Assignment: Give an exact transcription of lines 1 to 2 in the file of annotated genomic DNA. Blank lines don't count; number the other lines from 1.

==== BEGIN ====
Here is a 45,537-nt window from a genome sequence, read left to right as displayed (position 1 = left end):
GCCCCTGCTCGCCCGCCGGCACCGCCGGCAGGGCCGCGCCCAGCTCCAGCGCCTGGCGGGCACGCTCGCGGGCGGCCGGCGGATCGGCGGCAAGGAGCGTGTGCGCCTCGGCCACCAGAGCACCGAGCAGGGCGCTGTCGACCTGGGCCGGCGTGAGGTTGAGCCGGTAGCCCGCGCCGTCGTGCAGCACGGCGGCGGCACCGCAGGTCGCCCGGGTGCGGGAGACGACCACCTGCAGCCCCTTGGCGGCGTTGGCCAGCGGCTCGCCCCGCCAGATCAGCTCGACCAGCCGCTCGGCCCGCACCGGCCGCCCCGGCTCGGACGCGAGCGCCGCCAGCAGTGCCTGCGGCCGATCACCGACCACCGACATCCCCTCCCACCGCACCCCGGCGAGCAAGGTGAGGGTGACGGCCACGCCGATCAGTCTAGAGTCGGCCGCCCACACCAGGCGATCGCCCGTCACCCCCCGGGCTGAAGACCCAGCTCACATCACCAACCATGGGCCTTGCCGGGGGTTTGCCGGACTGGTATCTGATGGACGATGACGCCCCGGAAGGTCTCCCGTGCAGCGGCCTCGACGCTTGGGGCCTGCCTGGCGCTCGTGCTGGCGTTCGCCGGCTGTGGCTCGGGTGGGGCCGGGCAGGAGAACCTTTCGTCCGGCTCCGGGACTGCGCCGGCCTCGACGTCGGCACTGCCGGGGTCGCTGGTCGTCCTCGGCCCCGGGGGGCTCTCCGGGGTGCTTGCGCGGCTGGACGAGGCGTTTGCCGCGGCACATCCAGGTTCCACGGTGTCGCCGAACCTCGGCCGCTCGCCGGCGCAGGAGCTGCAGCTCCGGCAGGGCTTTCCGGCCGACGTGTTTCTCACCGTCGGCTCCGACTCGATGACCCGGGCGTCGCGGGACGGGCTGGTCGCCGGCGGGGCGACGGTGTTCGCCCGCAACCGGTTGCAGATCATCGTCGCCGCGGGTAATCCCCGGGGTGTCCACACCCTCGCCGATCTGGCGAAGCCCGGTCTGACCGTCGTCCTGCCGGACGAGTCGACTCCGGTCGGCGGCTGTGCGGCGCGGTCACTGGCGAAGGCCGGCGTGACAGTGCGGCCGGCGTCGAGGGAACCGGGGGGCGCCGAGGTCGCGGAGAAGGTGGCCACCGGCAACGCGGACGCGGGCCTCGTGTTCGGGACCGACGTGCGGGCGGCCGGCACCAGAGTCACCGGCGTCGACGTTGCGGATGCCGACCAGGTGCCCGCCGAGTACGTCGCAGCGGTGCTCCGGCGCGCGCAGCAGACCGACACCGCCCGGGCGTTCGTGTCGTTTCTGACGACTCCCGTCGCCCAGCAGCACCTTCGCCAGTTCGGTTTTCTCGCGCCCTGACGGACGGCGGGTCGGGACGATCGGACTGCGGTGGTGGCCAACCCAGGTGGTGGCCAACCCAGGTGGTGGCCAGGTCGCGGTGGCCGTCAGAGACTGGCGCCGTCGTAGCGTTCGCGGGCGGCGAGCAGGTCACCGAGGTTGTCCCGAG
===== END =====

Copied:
Here is a 45,537-nt window from a genome sequence, read left to right as displayed (position 1 = left end):
GCCCCTGCTCGCCCGCCGGCACCGCCGGCAGGGCCGCGCCCAGCTCCAGCGCCTGGCGGGCACGCTCGCGGGCGGCCGGCGGATCGGCGGCAAGGAGCGTGTGCGCCTCGGCCACCAGAGCACCGAGCAGGGCGCTGTCGACCTGGGCCGGCGTGAGGTTGAGCCGGTAGCCCGCGCCGTCGTGCAGCACGGCGGCGGCACCGCAGGTCGCCCGGGTGCGGGAGACGACCACCTGCAGCCCCTTGGCGGCGTTGGCCAGCGGCTCGCCCCGCCAGATCAGCTCGACCAGCCGCTCGGCCCGCACCGGCCGCCCCGGCTCGGACGCGAGCGCCGCCAGCAGTGCCTGCGGCCGATCACCGACCACCGACATCCCCTCCCACCGCACCCCGGCGAGCAAGGTGAGGGTGACGGCCACGCCGATCAGTCTAGAGTCGGCCGCCCACACCAGGCGATCGCCCGTCACCCCCCGGGCTGAAGACCCAGCTCACATCACCAACCATGGGCCTTGCCGGGGGTTTGCCGGACTGGTATCTGATGGACGATGACGCCCCGGAAGGTCTCCCGTGCAGCGGCCTCGACGCTTGGGGCCTGCCTGGCGCTCGTGCTGGCGTTCGCCGGCTGTGGCTCGGGTGGGGCCGGGCAGGAGAACCTTTCGTCCGGCTCCGGGACTGCGCCGGCCTCGACGTCGGCACTGCCGGGGTCGCTGGTCGTCCTCGGCCCCGGGGGGCTCTCCGGGGTGCTTGCGCGGCTGGACGAGGCGTTTGCCGCGGCACATCCAGGTTCCACGGTGTCGCCGAACCTCGGCCGCTCGCCGGCGCAGGAGCTGCAGCTCCGGCAGGGCTTTCCGGCCGACGTGTTTCTCACCGTCGGCTCCGACTCGATGACCCGGGCGTCGCGGGACGGGCTGGTCGCCGGCGGGGCGACGGTGTTCGCCCGCAACCGGTTGCAGATCATCGTCGCCGCGGGTAATCCCCGGGGTGTCCACACCCTCGCCGATCTGGCGAAGCCCGGTCTGACCGTCGTCCTGCCGGACGAGTCGACTCCGGTCGGCGGCTGTGCGGCGCGGTCACTGGCGAAGGCCGGCGTGACAGTGCGGCCGGCGTCGAGGGAACCGGGGGGCGCCGAGGTCGCGGAGAAGGTGGCCACCGGCAACGCGGACGCGGGCCTCGTGTTCGGGACCGACGTGCGGGCGGCCGGCACCAGAGTCACCGGCGTCGACGTTGCGGATGCCGACCAGGTGCCCGCCGAGTACGTCGCAGCGGTGCTCCGGCGCGCGCAGCAGACCGACACCGCCCGGGCGTTCGTGTCGTTTCTGACGACTCCCGTCGCCCAGCAGCACCTTCGCCAGTTCGGTTTTCTCGCGCCCTGACGGACGGCGGGTCGGGACGATCGGACTGCGGTGGTGGCCAACCCAGGTGGTGGCCAACCCAGGTGGTGGCCAGGTCGCGGTGGCCGTCAGAGACTGGCGCCGTCGTAGCGTTCGCGGGCGGCGAGCAGGTCACCGAGGTTGTCCCGAG